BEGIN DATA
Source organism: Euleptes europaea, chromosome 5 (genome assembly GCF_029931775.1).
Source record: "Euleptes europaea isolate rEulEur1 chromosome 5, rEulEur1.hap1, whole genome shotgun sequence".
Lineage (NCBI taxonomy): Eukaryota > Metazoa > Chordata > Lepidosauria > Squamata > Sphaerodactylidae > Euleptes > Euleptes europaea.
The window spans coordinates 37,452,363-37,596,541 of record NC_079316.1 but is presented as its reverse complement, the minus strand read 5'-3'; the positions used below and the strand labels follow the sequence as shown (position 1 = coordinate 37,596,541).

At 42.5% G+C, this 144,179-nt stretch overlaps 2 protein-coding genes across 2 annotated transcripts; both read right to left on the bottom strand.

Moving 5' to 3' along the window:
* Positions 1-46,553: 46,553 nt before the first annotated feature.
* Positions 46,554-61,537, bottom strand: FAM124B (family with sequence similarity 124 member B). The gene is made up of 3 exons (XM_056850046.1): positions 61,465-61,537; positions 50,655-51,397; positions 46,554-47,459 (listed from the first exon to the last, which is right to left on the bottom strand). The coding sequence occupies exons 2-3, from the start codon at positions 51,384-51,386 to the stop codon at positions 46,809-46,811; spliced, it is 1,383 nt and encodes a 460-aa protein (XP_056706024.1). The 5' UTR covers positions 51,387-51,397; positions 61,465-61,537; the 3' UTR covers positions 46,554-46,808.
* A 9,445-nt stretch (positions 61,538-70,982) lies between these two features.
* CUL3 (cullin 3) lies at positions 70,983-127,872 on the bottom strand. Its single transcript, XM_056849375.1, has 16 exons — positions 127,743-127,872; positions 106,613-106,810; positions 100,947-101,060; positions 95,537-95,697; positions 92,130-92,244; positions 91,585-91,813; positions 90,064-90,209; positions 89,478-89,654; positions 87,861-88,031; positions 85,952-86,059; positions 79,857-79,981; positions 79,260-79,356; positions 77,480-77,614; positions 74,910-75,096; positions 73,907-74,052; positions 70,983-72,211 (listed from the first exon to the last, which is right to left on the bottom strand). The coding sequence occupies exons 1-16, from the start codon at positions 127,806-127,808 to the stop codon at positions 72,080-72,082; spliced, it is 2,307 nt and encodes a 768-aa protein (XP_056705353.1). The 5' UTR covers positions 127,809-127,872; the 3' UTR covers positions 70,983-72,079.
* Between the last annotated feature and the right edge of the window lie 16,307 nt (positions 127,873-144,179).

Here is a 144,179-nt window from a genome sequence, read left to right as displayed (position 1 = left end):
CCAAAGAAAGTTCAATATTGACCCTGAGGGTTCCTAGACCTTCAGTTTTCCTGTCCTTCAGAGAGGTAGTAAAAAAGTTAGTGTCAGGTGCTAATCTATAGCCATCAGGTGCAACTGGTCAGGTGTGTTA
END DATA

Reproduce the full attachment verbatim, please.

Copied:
Source organism: Euleptes europaea, chromosome 5 (genome assembly GCF_029931775.1).
Source record: "Euleptes europaea isolate rEulEur1 chromosome 5, rEulEur1.hap1, whole genome shotgun sequence".
Lineage (NCBI taxonomy): Eukaryota > Metazoa > Chordata > Lepidosauria > Squamata > Sphaerodactylidae > Euleptes > Euleptes europaea.
The window spans coordinates 37,452,363-37,596,541 of record NC_079316.1 but is presented as its reverse complement, the minus strand read 5'-3'; the positions used below and the strand labels follow the sequence as shown (position 1 = coordinate 37,596,541).

At 42.5% G+C, this 144,179-nt stretch overlaps 2 protein-coding genes across 2 annotated transcripts; both read right to left on the bottom strand.

Moving 5' to 3' along the window:
* Positions 1-46,553: 46,553 nt before the first annotated feature.
* Positions 46,554-61,537, bottom strand: FAM124B (family with sequence similarity 124 member B). The gene is made up of 3 exons (XM_056850046.1): positions 61,465-61,537; positions 50,655-51,397; positions 46,554-47,459 (listed from the first exon to the last, which is right to left on the bottom strand). The coding sequence occupies exons 2-3, from the start codon at positions 51,384-51,386 to the stop codon at positions 46,809-46,811; spliced, it is 1,383 nt and encodes a 460-aa protein (XP_056706024.1). The 5' UTR covers positions 51,387-51,397; positions 61,465-61,537; the 3' UTR covers positions 46,554-46,808.
* A 9,445-nt stretch (positions 61,538-70,982) lies between these two features.
* CUL3 (cullin 3) lies at positions 70,983-127,872 on the bottom strand. Its single transcript, XM_056849375.1, has 16 exons — positions 127,743-127,872; positions 106,613-106,810; positions 100,947-101,060; positions 95,537-95,697; positions 92,130-92,244; positions 91,585-91,813; positions 90,064-90,209; positions 89,478-89,654; positions 87,861-88,031; positions 85,952-86,059; positions 79,857-79,981; positions 79,260-79,356; positions 77,480-77,614; positions 74,910-75,096; positions 73,907-74,052; positions 70,983-72,211 (listed from the first exon to the last, which is right to left on the bottom strand). The coding sequence occupies exons 1-16, from the start codon at positions 127,806-127,808 to the stop codon at positions 72,080-72,082; spliced, it is 2,307 nt and encodes a 768-aa protein (XP_056705353.1). The 5' UTR covers positions 127,809-127,872; the 3' UTR covers positions 70,983-72,079.
* Between the last annotated feature and the right edge of the window lie 16,307 nt (positions 127,873-144,179).

Here is a 144,179-nt window from a genome sequence, read left to right as displayed (position 1 = left end):
CCAAAGAAAGTTCAATATTGACCCTGAGGGTTCCTAGACCTTCAGTTTTCCTGTCCTTCAGAGAGGTAGTAAAAAAGTTAGTGTCAGGTGCTAATCTATAGCCATCAGGTGCAACTGGTCAGGTGTGTTA